Denver's Kayvon Webster introduces Utah teens to Financial Football program
SALT LAKE CITY — Kayvon Webster’s family never had much money when he was a kid, so the Miami native didn’t give a lot of thought to what it meant to be financially literate.
It wasn’t until the cornerback for the Denver Broncos earned a college football scholarship that he realized managing money was much more complicated than just earning it and spending it.
“In high school, I didn’t really have the chance to have people talk to us about finances,” said Webster, who was in Salt Lake to unveil a new educational program developed by the NFL and Visa called Financial Football. The program combines a free video game and classroom curriculum aimed at helping teens improve financial understanding. “I think it’s very helpful for the kids in high school to know that once you leave high school, you really have to be responsible about the choices you make.”
Thursday morning, Webster joined Utah Treasurer Richard Ellis and members of the Utah JumpStart Coalition at Skyline High School, where they played a raucous game of Financial Football. Webster coached one group, playing as the Denver Broncos, of course, while Ellis led the opposing group — the Seattle Seahawks.
“I was getting pumped,” said economics student Alex Miller, who helped the Broncos earn an interception by answering a tough question. “I was into it. This is a really cool game. It covered all the stuff I learned in financial literacy, but it also, like there was some critical thinking in there too.”
The teams choose between several sets of plays from easy runs, which ask easier questions, to log pass plays, which pose tougher scenarios to solve. The Broncos trailed most of the game but used a two-point conversion to win 16-15.
“Sometimes it was really stressful,” Miller said laughing. “Some of the answers, I had no idea on. But seeing the right answers, that stuck with me.”
Senior Megan Richards played for the Seahawks and said she thoroughly enjoyed the experience.
“I think it’s actually really cool,” she said. “The questions are actually applicable to real-world situations. I didn’t think it would be this competitive. People are really getting into it.”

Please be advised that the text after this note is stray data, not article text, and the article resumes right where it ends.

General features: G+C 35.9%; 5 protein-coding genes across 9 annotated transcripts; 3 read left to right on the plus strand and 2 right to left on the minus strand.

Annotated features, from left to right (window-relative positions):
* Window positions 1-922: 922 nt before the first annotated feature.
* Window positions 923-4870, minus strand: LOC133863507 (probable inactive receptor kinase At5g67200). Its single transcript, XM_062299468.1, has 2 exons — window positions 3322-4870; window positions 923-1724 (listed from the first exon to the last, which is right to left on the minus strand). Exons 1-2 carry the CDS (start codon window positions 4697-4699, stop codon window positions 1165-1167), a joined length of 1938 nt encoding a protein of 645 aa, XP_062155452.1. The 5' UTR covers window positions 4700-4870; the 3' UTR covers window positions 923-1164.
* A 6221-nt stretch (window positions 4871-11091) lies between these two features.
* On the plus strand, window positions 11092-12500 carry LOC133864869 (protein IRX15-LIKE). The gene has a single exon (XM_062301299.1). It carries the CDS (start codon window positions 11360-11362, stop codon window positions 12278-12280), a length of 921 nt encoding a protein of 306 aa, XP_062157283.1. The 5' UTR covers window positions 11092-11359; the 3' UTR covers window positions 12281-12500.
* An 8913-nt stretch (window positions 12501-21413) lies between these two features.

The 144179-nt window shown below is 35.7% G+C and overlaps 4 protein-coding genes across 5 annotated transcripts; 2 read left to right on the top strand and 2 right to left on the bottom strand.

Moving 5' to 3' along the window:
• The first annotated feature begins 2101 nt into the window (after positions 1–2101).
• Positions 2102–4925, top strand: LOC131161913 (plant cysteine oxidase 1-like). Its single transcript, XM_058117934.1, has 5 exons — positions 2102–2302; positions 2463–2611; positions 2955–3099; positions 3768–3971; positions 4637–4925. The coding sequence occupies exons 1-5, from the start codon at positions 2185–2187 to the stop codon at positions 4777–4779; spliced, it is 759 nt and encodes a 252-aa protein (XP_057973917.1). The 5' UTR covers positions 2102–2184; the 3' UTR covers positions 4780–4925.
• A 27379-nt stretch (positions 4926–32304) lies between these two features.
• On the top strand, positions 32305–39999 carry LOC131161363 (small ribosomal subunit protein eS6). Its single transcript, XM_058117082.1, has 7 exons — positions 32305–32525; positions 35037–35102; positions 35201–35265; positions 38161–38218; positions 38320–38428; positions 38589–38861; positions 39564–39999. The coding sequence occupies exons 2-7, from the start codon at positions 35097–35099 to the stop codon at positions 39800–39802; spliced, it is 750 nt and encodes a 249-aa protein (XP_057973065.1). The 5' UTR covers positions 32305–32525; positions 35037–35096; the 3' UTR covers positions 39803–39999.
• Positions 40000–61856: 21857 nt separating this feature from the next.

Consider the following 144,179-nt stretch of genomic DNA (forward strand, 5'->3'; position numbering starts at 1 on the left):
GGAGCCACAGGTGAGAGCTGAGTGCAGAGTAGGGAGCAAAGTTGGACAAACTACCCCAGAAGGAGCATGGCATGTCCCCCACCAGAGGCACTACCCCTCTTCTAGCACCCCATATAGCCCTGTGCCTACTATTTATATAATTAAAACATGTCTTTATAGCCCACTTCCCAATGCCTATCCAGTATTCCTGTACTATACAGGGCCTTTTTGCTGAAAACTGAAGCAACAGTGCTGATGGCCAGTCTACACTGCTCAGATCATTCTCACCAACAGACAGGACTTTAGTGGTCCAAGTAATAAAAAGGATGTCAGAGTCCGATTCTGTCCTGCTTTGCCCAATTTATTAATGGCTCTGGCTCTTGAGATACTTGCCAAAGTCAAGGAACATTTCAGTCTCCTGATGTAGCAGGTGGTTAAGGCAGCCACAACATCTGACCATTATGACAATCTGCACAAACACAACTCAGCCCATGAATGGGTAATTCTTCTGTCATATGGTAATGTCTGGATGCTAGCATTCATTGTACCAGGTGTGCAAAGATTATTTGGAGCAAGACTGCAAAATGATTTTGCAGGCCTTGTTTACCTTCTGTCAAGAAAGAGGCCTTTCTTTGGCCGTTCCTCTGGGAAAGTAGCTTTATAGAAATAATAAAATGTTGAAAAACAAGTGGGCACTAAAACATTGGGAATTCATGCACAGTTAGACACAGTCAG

While Richards and Miller would likely find a class on finances interesting, regardless of the approach, they said this program, which is being provided to every junior high and high school in Utah, will engage all students.
“It’s really fun, and it’s actually really practical,” Richards said.
Webster said the program offers teens the chance to understand finances long before they become responsible for their own success or failure. It’s a situation he never had as he simply learned by trial and error.
“At my high school we didn’t really have a chance to get this kind of information,” he said. “I think it’s really good what Visa is doing. It’s just good that they’re aware already.”
Webster said that while the NFL tries to help its young players with financial issues, it’s much better to learn these concepts and strategies at a younger age.
“Kids need to learn to make smart money management decisions early in life,” he said, adding that a combined effort between schools, communities and families is most effective.
And the strategy behind Financial Football is to make a tough, sometimes unappealing subject understandable and interesting. Both Webster and the students said the fact that the game is enjoyable makes the information even more memorable.
“It was a really good experience,” he said before posing for pictures with the teens from both teams. “It was a lot of fun.”
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